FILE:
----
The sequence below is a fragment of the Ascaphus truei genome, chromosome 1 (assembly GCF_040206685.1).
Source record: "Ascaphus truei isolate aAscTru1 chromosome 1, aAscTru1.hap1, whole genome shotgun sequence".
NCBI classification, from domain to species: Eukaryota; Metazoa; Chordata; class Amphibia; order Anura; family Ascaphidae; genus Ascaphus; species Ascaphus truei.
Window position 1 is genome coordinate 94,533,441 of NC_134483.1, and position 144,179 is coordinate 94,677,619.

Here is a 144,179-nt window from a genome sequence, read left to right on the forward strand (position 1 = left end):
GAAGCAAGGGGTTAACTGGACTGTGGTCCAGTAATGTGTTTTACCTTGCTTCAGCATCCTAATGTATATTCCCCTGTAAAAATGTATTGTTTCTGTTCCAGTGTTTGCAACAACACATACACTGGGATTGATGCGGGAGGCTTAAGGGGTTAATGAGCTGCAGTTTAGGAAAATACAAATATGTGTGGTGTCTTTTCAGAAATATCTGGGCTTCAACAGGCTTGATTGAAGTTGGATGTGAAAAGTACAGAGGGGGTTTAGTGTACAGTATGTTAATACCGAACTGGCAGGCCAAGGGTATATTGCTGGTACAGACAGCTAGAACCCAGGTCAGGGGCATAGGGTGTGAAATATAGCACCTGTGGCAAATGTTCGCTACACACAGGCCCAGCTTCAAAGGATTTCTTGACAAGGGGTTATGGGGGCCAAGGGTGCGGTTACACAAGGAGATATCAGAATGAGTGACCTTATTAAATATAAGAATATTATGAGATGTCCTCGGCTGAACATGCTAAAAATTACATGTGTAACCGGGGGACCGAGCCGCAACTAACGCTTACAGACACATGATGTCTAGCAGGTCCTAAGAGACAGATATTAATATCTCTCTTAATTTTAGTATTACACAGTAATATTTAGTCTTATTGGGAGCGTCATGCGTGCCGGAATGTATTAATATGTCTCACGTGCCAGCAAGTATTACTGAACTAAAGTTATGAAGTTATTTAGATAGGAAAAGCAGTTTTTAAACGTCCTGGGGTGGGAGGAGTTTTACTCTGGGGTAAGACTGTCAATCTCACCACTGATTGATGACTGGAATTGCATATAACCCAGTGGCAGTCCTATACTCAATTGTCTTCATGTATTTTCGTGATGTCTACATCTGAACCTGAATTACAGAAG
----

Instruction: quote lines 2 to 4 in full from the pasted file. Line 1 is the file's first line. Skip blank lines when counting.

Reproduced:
Source record: "Ascaphus truei isolate aAscTru1 chromosome 1, aAscTru1.hap1, whole genome shotgun sequence".
NCBI classification, from domain to species: Eukaryota; Metazoa; Chordata; class Amphibia; order Anura; family Ascaphidae; genus Ascaphus; species Ascaphus truei.
Window position 1 is genome coordinate 94,533,441 of NC_134483.1, and position 144,179 is coordinate 94,677,619.